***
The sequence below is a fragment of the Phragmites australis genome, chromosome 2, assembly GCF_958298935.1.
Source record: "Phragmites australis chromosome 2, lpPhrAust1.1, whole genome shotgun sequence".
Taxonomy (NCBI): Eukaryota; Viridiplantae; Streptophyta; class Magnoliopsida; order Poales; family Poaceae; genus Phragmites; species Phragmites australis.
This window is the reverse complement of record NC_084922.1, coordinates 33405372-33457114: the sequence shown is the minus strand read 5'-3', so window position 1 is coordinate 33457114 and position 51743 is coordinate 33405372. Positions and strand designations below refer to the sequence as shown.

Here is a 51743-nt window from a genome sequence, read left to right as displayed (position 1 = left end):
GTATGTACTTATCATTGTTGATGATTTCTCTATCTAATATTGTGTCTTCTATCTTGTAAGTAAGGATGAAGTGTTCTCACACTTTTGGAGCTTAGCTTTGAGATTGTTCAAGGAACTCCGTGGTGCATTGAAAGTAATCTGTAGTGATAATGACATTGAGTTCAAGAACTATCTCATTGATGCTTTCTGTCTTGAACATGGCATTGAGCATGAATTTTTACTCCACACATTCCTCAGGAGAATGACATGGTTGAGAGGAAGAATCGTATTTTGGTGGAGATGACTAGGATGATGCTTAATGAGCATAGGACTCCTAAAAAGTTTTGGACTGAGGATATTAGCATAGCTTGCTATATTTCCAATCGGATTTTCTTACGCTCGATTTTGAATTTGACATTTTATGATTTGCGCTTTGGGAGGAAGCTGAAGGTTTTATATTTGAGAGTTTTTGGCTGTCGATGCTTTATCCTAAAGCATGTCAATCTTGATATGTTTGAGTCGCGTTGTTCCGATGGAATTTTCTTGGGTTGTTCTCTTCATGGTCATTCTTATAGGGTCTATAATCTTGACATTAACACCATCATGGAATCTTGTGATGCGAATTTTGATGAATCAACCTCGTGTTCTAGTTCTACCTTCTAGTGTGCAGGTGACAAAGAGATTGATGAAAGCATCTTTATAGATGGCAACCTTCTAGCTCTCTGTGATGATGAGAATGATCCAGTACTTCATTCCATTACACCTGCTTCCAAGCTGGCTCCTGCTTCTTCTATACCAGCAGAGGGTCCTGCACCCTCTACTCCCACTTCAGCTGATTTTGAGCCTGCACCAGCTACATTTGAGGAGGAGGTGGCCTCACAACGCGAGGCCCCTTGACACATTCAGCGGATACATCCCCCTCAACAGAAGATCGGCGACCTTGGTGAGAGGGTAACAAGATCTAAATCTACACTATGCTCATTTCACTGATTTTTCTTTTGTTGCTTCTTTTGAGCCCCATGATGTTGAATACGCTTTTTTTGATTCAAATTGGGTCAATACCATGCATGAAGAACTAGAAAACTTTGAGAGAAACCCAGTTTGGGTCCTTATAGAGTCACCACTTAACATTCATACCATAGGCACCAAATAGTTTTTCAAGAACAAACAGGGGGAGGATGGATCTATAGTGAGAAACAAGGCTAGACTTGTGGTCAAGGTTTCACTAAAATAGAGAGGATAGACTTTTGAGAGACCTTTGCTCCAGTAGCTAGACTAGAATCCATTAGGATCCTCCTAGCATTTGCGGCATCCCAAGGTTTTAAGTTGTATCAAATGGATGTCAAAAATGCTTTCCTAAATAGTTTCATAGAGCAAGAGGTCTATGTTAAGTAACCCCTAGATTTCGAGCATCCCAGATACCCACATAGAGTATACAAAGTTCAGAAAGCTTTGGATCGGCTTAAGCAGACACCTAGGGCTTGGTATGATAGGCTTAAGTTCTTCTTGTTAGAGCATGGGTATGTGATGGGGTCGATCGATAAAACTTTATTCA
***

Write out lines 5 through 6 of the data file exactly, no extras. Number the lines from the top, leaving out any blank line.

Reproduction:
Here is a 51743-nt window from a genome sequence, read left to right as displayed (position 1 = left end):
GTATGTACTTATCATTGTTGATGATTTCTCTATCTAATATTGTGTCTTCTATCTTGTAAGTAAGGATGAAGTGTTCTCACACTTTTGGAGCTTAGCTTTGAGATTGTTCAAGGAACTCCGTGGTGCATTGAAAGTAATCTGTAGTGATAATGACATTGAGTTCAAGAACTATCTCATTGATGCTTTCTGTCTTGAACATGGCATTGAGCATGAATTTTTACTCCACACATTCCTCAGGAGAATGACATGGTTGAGAGGAAGAATCGTATTTTGGTGGAGATGACTAGGATGATGCTTAATGAGCATAGGACTCCTAAAAAGTTTTGGACTGAGGATATTAGCATAGCTTGCTATATTTCCAATCGGATTTTCTTACGCTCGATTTTGAATTTGACATTTTATGATTTGCGCTTTGGGAGGAAGCTGAAGGTTTTATATTTGAGAGTTTTTGGCTGTCGATGCTTTATCCTAAAGCATGTCAATCTTGATATGTTTGAGTCGCGTTGTTCCGATGGAATTTTCTTGGGTTGTTCTCTTCATGGTCATTCTTATAGGGTCTATAATCTTGACATTAACACCATCATGGAATCTTGTGATGCGAATTTTGATGAATCAACCTCGTGTTCTAGTTCTACCTTCTAGTGTGCAGGTGACAAAGAGATTGATGAAAGCATCTTTATAGATGGCAACCTTCTAGCTCTCTGTGATGATGAGAATGATCCAGTACTTCATTCCATTACACCTGCTTCCAAGCTGGCTCCTGCTTCTTCTATACCAGCAGAGGGTCCTGCACCCTCTACTCCCACTTCAGCTGATTTTGAGCCTGCACCAGCTACATTTGAGGAGGAGGTGGCCTCACAACGCGAGGCCCCTTGACACATTCAGCGGATACATCCCCCTCAACAGAAGATCGGCGACCTTGGTGAGAGGGTAACAAGATCTAAATCTACACTATGCTCATTTCACTGATTTTTCTTTTGTTGCTTCTTTTGAGCCCCATGATGTTGAATACGCTTTTTTTGATTCAAATTGGGTCAATACCATGCATGAAGAACTAGAAAACTTTGAGAGAAACCCAGTTTGGGTCCTTATAGAGTCACCACTTAACATTCATACCATAGGCACCAAATAGTTTTTCAAGAACAAACAGGGGGAGGATGGATCTATAGTGAGAAACAAGGCTAGACTTGTGGTCAAGGTTTCACTAAAATAGAGAGGATAGACTTTTGAGAGACCTTTGCTCCAGTAGCTAGACTAGAATCCATTAGGATCCTCCTAGCATTTGCGGCATCCCAAGGTTTTAAGTTGTATCAAATGGATGTCAAAAATGCTTTCCTAAATAGTTTCATAGAGCAAGAGGTCTATGTTAAGTAACCCCTAGATTTCGAGCATCCCAGATACCCACATAGAGTATACAAAGTTCAGAAAGCTTTGGATCGGCTTAAGCAGACACCTAGGGCTTGGTATGATAGGCTTAAGTTCTTCTTGTTAGAGCATGGGTATGTGATGGGGTCGATCGATAAAACTTTATTCA